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story.lead_photo.caption Arkansas' Reggie Chaney, left, passes the ball past Missouri's Mitchell Smith, right, during the first half of Saturday's game in Columbia, Mo. - Photo by L.G. Patterson of The Associated Press

KNOXVILLE, Tenn. -- The first true stinker of the year has University of Arkansas hoops in a funk.

The Razorbacks were outrebounded 40-29, beaten in second-chance points 13-8 and outshot by a wide margin in an 82-61 loss to Tennessee on Tuesday.

It must have felt more like Knocksville on the edge of the Great Smoky Mountains for the Hogs, who had not been clobbered in this manner all season. The 21-point losing margin against the Volunteers equaled the Razorbacks' three previous worst losses this season combined.

It had to be a foreign feeling for the Hogs, whose last 20-point-plus loss came in a 79-56 setback at Auburn last Feb. 20.

The same for Arkansas coach Eric Musselman, whose last such loss came in an 85-58 defeat for Nevada at New Mexico on Jan. 5, 2019, in Albuquerque, N.M.

So now the Razorbacks face a most critical juncture with their NCAA Tournament chances dwindling by the day. Mississippi State, which downed the Razorbacks 77-70 on Jan. 22, comes into Bud Walton Arena on Saturday for a noon game. The Bulldogs (15-9, 6-5) have won six of their last eight Southeastern Conference games.

The Razorbacks have lost six of their last seven in league play.

"The state of the team is going to be what it's like at the end of that score against Mississippi State," said guard Jimmy Whitt Jr., who led the Razorbacks with 19 points at Tennessee.

Musselman was clearly frustrated Tuesday night with things both large and small, like simply catching and holding on to the ball or playing defense without fouling.

"We're struggling on both ends of the floor right now for sure," Musselman said.

Tennessee's rebounding margin of plus-11 marked the ninth time an opponent had beaten the Razorbacks on the boards by 10 or more rebounds.

In SEC play, Arkansas has been outrebounded by 10 or more seven times in 11 games. The Razorbacks' minus-10.9 rebound margin in league games is four worse per game than Vanderbilt, which is second-to-last in conference play.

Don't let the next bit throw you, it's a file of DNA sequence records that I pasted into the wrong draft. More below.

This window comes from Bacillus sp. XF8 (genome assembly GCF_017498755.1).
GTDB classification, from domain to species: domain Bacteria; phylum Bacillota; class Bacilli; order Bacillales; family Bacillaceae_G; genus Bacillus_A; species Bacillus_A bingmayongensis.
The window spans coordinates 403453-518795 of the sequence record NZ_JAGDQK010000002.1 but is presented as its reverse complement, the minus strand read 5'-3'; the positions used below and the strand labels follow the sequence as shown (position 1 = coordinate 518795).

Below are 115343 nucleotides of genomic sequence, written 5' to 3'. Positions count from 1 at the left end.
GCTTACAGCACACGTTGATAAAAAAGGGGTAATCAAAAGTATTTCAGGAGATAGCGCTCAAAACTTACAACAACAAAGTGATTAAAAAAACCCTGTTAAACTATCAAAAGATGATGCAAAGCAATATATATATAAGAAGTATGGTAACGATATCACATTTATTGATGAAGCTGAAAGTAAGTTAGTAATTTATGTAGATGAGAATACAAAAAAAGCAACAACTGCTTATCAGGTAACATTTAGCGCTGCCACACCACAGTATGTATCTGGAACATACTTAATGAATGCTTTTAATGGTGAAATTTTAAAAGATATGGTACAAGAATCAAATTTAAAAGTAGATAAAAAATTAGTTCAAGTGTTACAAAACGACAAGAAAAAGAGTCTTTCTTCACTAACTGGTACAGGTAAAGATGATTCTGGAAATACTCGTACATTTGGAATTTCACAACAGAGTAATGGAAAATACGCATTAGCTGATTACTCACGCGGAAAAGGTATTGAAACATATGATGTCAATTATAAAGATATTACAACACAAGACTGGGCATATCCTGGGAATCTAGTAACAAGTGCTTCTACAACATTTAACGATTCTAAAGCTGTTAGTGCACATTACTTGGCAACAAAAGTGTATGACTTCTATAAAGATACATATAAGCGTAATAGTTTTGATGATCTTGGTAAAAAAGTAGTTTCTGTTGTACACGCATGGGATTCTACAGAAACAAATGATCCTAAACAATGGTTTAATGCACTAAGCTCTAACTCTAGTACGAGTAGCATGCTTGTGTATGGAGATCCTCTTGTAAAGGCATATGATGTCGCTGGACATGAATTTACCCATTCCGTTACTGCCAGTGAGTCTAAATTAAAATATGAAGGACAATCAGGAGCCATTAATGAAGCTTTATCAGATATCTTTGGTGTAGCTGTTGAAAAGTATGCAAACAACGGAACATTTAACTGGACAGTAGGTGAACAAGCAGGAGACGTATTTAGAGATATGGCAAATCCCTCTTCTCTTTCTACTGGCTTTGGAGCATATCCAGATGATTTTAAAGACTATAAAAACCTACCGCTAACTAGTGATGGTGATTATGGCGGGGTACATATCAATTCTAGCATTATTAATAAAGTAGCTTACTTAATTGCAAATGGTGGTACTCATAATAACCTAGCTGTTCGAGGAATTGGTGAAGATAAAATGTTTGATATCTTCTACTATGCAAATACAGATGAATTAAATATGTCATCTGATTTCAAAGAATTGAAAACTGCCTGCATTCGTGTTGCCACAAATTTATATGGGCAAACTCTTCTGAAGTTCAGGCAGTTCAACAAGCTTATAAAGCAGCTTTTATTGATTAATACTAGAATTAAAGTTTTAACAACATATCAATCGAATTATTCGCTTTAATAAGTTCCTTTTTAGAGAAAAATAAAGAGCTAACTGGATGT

"Like the rebounding is just a broken record," Musselman said. "I mean we need to rebound at all positions and we're not. We get outrebounded every night.

"We've got to get stronger. We've got to get bigger. We've got to get better. We've got to improve."

Musselman did not want to get into what is affecting leading scorer Mason Jones, who shot 1 of 10 from the field, did not start and did not return to the game after committing a turnover at the 12:57 mark of the second half.

Jones has made 4 of 24 shots in the last two games after connecting on 22 of 44 in the two games before that.

When asked if it was important for Jones to get back on track for the Razorbacks to break out of its slump, Musselman said, "Oh yeah, we need everybody to play well offensively. We need Jimmy to play good. Desi [Sills] didn't shoot the ball well. We lack perimeter shooting without Isaiah [Joe]."

Musselman added, "The only thing I know to do is just continue to try to work.

"We don't have all our stuff in obviously as a new coach and a new coaching staff. So we've just got to try to get ready for our next game on Saturday. That's all we can do."

Whitt thinks Saturday's home game against Mississippi State, which was drubbed 83-58 at Ole Miss on Tuesday, will be a good barometer. The Razorbacks have lost three consecutive SEC home games for the first time since the 2011-12 season.

"We'll be able to tell what kind of team we are, if we still have fight left or if we decide to go a different way," Whitt said. "But I don't think we will. I think this is a group that's going to find a way to get it done, some how, some way."

Sports on 02/13/2020

Print Headline: Hogs on lookout for right answers

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